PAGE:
Presentation on theme: "INTERNATIONAL CONSTRUCTIVISM The Machine Aesthetic and The Construction of a New (Rational, Post-War) Society Dutch De Stijl, Russian Constructivism, German."— Presentation transcript:
INTERNATIONAL CONSTRUCTIVISM The Machine Aesthetic and The Construction of a New (Rational, Post-War) Society Dutch De Stijl, Russian Constructivism, German Bauhaus, French L’Esprit Nouveau
(left) Vladimir Tatlin (Russian, ) Counter-Relief, 1915, iron, copper, wood, and rope, 28 x 46” Shown at 0.10: The Last Futurist Exhibition in Petrograd (right) Picasso, Maquette for Guitar, 1912, cardboard, string, and wire, 25 x 13 x 7”
Vladimir Tatlin, Model for Monument to the Third International, , wood, iron, and glass, 20’ high.
How Tatlin’s Monument to the Third International would have looked had it been built – in Leningrad (now Saint Petersburg) by the Neva river on the route where the first revolutionaries marched toward the Winter Palace.
(below left) Recent tourist photo of a head of Lenin in Siberia (remains of a demolished statue). (above) Plan for the Palace of the Soviets, Totalitarian architecture with colossal statues in Socialist Realist style.
Le Corbusier, (b. Charles-Edouard Jeanneret, Swiss, ) Palace of the Soviets, 1931, a competition plan. The Bauhaus master architect, Walter Gropius, also participated.
Vladimir Tatlin, Letatlin, photograph of Tatlin with wing in his studio Tatlin, Letatlin, 1932
Tatlin modeling his design for worker’s clothing / mass production, 1924
Alexander Rodchenko, Dance, oil on canvas,1915 Varvara Stepanova (Russian, ), declared in 1921: “Technique and Industry have confronted art with the problem of construction as an active process and not reflective. The 'sanctity' of a work as a single entity is destroyed. The museum which was the treasury of art is now transformed into an archive.” * Russian Constructivism was a moral and political attack on painting as the pre- eminent art form of “bourgeois” individualism and capitalism. Rodchenko and Stepanova (lifetime companions), as “Art Engineers” in the 1920s Varvara Stepanova, Cubo- Futurist painting, c. 1915
Alexander Rodchenko (Russian, ) in “worker’s” outfit sewn (by hand) for him by Stepanova, with his spatial constructions; open on right: Oval Hanging Construction no 12, 1920, plywood, aluminum paint, and wire The “New Man” (compare with Max Beckmann’s Expressionist 1917 self-portrait, below) Constructivist rationalism was antithetical to Expressionism.
Constructivist exhibition, 1921, Moscow, Obmokhu, acronym for the Society of Young Artists, Photograph by Rodchenko. (right) 2006 reconstruction of the 1921 Constructivist exhibition
Naum Gabo (US, b. Russia, ) (right) Kinetic Construction (Standing Wave) 1919–20, replica 1985, wood, metal and electric motor, Tate // Made to demonstrate the principles of kinetics to his students at Vkhutemas (acronym for “Higher Art and Technical Studios”), Moscow; equivalent to German Bauhaus). A strip of metal oscillates so that a standing wave is set up, creating the illusion of volume. Futurist desire for movement and conflation of time and space led Gabo to invent Kinetic sculpture. (Below) Head of a Woman, (after a work of 1916), celluloid and metal, 24 x 19 inches, MoMA NYC
Alexander Rodchenko, photograph, Gathering for the demonstration in the courtyard of the Vkhutemas (Higher Art and Technical Studios) 1928, Moscow. Vkhutemas was established by decree from Vladimir Lenin, “to prepare master artists of the highest qualifications for industry, and builders and managers for professional-technical education.” 100 faculty members and 2500 students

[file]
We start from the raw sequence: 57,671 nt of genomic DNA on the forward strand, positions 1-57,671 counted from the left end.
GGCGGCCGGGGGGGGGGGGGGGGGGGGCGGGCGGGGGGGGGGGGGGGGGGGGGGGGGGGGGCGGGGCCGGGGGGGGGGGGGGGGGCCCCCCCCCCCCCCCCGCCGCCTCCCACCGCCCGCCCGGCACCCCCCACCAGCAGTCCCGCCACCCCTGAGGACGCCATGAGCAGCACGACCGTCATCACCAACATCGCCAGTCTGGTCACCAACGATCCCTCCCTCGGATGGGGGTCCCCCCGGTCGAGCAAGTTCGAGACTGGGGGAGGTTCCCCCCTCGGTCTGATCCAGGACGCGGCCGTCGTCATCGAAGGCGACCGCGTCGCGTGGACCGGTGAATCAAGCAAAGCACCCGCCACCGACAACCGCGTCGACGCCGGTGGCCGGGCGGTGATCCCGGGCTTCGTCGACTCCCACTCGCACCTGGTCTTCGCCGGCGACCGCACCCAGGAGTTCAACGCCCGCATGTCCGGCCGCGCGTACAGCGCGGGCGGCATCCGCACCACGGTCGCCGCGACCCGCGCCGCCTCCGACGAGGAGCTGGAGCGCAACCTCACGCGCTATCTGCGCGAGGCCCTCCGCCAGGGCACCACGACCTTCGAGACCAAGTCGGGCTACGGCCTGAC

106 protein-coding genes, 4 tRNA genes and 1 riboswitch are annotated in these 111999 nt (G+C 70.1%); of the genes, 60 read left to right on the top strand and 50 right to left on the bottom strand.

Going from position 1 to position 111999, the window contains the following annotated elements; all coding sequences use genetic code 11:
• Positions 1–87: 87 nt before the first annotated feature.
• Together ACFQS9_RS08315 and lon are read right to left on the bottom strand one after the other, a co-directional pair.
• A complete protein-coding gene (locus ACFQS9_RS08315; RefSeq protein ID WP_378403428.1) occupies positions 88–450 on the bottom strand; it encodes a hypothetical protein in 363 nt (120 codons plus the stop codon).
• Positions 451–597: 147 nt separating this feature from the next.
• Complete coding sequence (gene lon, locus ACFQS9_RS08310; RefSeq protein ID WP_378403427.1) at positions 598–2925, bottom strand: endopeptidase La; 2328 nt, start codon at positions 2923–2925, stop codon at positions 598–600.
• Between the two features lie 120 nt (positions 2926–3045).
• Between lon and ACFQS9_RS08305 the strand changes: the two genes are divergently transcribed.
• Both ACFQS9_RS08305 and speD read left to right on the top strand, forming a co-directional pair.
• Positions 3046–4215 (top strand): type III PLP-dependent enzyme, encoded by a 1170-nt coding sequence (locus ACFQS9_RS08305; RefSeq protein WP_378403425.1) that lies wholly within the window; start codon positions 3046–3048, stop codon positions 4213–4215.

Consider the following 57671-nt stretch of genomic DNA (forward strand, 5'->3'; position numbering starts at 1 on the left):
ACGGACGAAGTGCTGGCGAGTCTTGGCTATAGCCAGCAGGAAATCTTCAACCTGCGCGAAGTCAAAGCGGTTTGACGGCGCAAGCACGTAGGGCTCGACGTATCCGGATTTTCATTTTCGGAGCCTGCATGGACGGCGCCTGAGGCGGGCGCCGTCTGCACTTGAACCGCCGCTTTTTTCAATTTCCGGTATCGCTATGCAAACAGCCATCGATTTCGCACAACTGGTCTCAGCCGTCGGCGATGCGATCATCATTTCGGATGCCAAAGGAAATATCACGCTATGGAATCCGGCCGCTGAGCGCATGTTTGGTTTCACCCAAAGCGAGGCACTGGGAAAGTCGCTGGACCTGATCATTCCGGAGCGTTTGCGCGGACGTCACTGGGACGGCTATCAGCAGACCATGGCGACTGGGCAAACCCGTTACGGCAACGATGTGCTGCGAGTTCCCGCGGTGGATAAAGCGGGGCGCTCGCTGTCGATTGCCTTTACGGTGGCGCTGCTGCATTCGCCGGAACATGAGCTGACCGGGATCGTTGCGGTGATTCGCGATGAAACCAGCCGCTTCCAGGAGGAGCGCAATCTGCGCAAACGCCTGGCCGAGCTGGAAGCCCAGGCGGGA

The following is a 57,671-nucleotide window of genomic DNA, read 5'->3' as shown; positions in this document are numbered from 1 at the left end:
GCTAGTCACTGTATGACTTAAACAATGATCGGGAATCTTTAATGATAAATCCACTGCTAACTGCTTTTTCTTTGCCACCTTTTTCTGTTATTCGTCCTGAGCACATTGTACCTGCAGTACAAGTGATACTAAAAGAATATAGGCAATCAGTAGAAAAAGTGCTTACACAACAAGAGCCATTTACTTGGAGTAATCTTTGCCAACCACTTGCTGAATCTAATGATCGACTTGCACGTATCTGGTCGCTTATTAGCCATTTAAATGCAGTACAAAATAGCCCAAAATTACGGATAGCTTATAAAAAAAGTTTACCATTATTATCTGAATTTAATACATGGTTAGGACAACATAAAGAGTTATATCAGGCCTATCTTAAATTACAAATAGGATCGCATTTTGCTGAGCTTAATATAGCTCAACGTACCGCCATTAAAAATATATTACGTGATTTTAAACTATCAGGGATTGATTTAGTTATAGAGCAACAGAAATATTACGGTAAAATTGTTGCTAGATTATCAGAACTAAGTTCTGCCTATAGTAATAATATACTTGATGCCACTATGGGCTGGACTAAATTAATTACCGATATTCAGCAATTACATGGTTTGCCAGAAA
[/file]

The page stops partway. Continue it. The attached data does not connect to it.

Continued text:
Rodchenko, Demonstration, 1928 (left) and Fire Escape, 1925 (right) Russian Constructivist photography, extreme values (white-black key), radical angles of vision, with emphasis on both abstract form and the urban worker
Varvara Stepanova ( ) with her designs for sportswear, both 1923 The “New Woman” and production aesthetics
Lyubov Popova ( ), pre-revolutionary paintings: (left) Jug on a Table, 1915; (right) Painterly Architectonics, "Representation of reality -- without artistic deformation and transformation – cannot be the subject of painting.“Popova, 1919
Russian Constructivist theater Lyubov Popova, stage design for Meyerhold’s production of Fernand Crommelynck's (1921) play, The Magnanimous Cuckold, 1922
Popova’s costume designs for “Actor #7” and “Worker” anonymous players in The Magnanimous Cuckold, 1922
Meyerhold (left) comparison with Sergei Eisenstein, student of Popova and Meyerhold, (right) 2 stills from the famous Odessa steps sequence of The Battleship Potemkin, Russia, 1925
Constructivist rationalist “factura” versus Expressionist line: “The inaccurate, trembling line traced by the hand cannot compare with the straight and precise line drawn with the set square, reproducing the design exactly. Handcrafted work will have to try to be more industrial. Drawing as it was conceived in the past loses its value and is transformed into diagram or geometrical projection." - Rodchenko (left) Wassily Kandinsky, Watercolor (Number 13), 1913 (expressive line) (right) El (Eleazar) Lissitzky (Russian, ), Beat the Whites with the Red Wedge, (analytic line = “rationalism” of the machine)
El Lissitzky, Russian artist, designer, photographer, typographer, polemicist and architect. The Constructor (Self-Portrait), 1924, gelatin-silver print, double exposure
(left) Lissitzky, Proun 19d, c. 1922, gesso, oil and collage on wood 38 x 38” (right) Lissitzky, Construction 99 (Proun 99), , oil on wood, 50 x 38” PROUN (pronounced "pro-oon“ is possibly an acronym for “project for the affirmation of the new” in Russian, "the station where one changes from painting to architecture."